The second night match on Arthur Ashe Stadium was mostly an afterthought. A majority of tennis fans completely overlooked Roger Federer’s matchup against world #55 John Millman with Wimbledon champion Novak Djokovic looming in the next round. However, it was simply not Federer’s night as he fell in 4 sets to Australia’s Millman. At first Federer looked to be in control, taking the first set 6-3 with a single early break, and a single break point saved on his serve. In set 2 the seas shifted though as Millman steadily built belief, Federer faced a multitude of break points in his opening service game, and although he broke Millman for 3-2 he gave up that break at 5-5 and then dropped the second set largely due to a poor first serve percentage.
While Millman started to believe and up his game, Federer was (for once) showing his age. The Swiss star looked fatigued or ill, struggling to land first serves and hitting an abnormal number of drop shots and volleys, shots that often resulted in errors. Millman was the player firing off the wings and moving well as he held his nerve to take the the third set tiebreak and move a set from victory, saving a set point in the third set tiebreak.
In Set 4 Federer went up a break and the match looked to be headed for a 5th set before Millman broke right back to square up the match. Federer, while not clearly injured, continued to look off, pacing slowly between points and playing a large number of slice shots, while struggling to win points when not landing his first serve. His troubles continued with errors almost never seen by Federer, including missing an overhead at the net on game point.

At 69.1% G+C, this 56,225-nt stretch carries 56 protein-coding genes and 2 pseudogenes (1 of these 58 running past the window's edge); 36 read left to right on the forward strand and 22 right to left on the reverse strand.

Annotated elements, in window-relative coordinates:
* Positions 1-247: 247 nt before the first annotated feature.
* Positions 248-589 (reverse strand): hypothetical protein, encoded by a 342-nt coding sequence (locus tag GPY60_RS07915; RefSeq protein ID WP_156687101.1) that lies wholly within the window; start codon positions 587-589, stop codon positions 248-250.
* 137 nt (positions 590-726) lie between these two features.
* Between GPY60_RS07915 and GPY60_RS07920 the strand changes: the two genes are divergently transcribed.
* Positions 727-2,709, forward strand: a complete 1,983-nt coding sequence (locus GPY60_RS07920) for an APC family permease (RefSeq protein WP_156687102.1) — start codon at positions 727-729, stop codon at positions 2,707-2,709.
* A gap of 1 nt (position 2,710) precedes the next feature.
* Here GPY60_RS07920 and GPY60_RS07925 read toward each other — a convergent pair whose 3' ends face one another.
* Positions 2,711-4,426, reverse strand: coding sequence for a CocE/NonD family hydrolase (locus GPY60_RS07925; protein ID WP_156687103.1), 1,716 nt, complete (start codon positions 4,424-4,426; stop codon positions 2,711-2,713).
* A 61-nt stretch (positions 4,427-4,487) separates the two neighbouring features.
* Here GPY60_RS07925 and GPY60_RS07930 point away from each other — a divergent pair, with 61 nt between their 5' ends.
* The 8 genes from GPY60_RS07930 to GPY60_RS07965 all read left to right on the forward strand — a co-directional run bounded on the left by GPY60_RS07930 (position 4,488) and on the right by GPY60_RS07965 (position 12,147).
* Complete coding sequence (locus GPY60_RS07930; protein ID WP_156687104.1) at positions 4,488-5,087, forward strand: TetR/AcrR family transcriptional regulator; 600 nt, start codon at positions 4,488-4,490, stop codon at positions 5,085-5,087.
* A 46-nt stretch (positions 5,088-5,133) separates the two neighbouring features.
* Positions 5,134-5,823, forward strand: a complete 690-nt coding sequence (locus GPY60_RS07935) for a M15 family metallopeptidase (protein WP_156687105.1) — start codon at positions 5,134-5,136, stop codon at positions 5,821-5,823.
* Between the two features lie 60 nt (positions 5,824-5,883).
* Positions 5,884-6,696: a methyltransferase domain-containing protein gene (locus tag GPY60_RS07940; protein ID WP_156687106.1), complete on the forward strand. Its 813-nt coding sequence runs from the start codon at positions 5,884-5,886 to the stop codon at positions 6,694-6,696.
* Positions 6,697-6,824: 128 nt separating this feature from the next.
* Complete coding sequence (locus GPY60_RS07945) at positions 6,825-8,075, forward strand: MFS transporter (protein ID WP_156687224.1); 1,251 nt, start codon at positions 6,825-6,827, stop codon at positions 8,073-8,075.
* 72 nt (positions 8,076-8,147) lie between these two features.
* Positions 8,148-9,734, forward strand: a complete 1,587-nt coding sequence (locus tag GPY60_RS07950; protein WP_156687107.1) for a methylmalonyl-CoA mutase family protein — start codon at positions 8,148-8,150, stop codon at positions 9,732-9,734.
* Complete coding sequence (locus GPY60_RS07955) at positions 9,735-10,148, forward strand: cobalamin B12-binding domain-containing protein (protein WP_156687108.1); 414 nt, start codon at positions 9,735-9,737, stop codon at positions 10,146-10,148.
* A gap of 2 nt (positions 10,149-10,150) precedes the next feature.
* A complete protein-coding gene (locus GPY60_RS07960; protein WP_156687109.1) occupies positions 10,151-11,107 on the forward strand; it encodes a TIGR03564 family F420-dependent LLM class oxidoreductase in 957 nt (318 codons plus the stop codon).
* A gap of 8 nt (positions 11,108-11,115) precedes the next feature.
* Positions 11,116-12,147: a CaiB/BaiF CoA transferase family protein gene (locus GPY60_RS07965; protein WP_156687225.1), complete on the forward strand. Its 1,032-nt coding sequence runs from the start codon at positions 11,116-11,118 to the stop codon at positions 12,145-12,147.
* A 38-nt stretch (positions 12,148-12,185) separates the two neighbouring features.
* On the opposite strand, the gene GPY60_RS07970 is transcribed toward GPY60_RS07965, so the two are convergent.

Similar to previous sets, Federer had chances to take control. He had two game points in the game he was eventually broken, similar to the several set points he had on his serve in the third set. Not to take credit away from Millman, who battled hard all match, but an on-point Federer capitalizes on those chances almost every time. It was Federer’s worst serving performance of the 2018 season, by far. The Swiss missed over 50% of his first serves (at one point his first serve percentage was at 40%), and he lost over 50% of the points on his second serve.
Federer also racked up an absurd amount of errors, especially on the backhand side. It’s something we never see from the Swiss. He hit a whopping 76 unforced errors, including seven in the final-set tiebreak. Every point he lost in that tiebreak was an unforced error.
At the tail end of the fourth set, Millman continued to put Federer under the pump. What he lacked in raw talent he made up for in heart as he forced Federer to hold for 6-5 and then held his serve with the pressure on to force a 4th set tiebreak, despite clearly being tight.
In the ensuing tiebreak Federer won just one of the first six points–his serve letting him down as he hit two consecutive double faults–as Millman was the better player going up 5-1 and taking control of the match for the final time to the despair of Fed fans the world over. Millman sealed the win taking the tiebreak 7-3 on his serve, claiming the biggest victory of his thus-far journeyman career. The loss for Federer is just his 5th before the quarterfinals of a Slam since 2013.